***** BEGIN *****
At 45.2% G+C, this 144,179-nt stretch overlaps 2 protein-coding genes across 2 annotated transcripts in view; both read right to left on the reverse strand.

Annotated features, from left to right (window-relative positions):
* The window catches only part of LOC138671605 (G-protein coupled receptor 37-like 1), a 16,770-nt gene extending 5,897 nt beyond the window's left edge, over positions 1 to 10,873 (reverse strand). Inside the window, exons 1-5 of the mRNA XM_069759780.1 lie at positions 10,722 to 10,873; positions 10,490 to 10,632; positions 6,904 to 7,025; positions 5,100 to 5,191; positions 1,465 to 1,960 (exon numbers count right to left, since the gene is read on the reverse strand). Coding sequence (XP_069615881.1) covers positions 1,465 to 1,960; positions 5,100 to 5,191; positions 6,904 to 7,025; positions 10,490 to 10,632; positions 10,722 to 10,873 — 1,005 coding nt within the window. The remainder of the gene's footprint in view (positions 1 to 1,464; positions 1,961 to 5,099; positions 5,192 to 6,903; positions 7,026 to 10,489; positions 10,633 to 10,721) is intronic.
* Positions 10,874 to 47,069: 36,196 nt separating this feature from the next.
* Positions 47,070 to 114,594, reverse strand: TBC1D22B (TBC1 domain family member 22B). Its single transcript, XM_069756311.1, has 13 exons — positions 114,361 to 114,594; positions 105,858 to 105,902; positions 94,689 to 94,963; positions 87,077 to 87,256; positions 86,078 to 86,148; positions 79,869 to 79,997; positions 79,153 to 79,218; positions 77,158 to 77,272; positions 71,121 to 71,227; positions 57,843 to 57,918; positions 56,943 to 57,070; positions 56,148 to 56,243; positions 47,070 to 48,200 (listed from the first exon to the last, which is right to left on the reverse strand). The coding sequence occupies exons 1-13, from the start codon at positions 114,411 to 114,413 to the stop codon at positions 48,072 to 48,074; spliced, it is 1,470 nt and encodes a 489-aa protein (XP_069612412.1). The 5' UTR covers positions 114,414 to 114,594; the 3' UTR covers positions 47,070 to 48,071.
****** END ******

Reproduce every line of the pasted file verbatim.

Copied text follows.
At 45.2% G+C, this 144,179-nt stretch overlaps 2 protein-coding genes across 2 annotated transcripts in view; both read right to left on the reverse strand.

Annotated features, from left to right (window-relative positions):
* The window catches only part of LOC138671605 (G-protein coupled receptor 37-like 1), a 16,770-nt gene extending 5,897 nt beyond the window's left edge, over positions 1 to 10,873 (reverse strand). Inside the window, exons 1-5 of the mRNA XM_069759780.1 lie at positions 10,722 to 10,873; positions 10,490 to 10,632; positions 6,904 to 7,025; positions 5,100 to 5,191; positions 1,465 to 1,960 (exon numbers count right to left, since the gene is read on the reverse strand). Coding sequence (XP_069615881.1) covers positions 1,465 to 1,960; positions 5,100 to 5,191; positions 6,904 to 7,025; positions 10,490 to 10,632; positions 10,722 to 10,873 — 1,005 coding nt within the window. The remainder of the gene's footprint in view (positions 1 to 1,464; positions 1,961 to 5,099; positions 5,192 to 6,903; positions 7,026 to 10,489; positions 10,633 to 10,721) is intronic.
* Positions 10,874 to 47,069: 36,196 nt separating this feature from the next.
* Positions 47,070 to 114,594, reverse strand: TBC1D22B (TBC1 domain family member 22B). Its single transcript, XM_069756311.1, has 13 exons — positions 114,361 to 114,594; positions 105,858 to 105,902; positions 94,689 to 94,963; positions 87,077 to 87,256; positions 86,078 to 86,148; positions 79,869 to 79,997; positions 79,153 to 79,218; positions 77,158 to 77,272; positions 71,121 to 71,227; positions 57,843 to 57,918; positions 56,943 to 57,070; positions 56,148 to 56,243; positions 47,070 to 48,200 (listed from the first exon to the last, which is right to left on the reverse strand). The coding sequence occupies exons 1-13, from the start codon at positions 114,411 to 114,413 to the stop codon at positions 48,072 to 48,074; spliced, it is 1,470 nt and encodes a 489-aa protein (XP_069612412.1). The 5' UTR covers positions 114,414 to 114,594; the 3' UTR covers positions 47,070 to 48,071.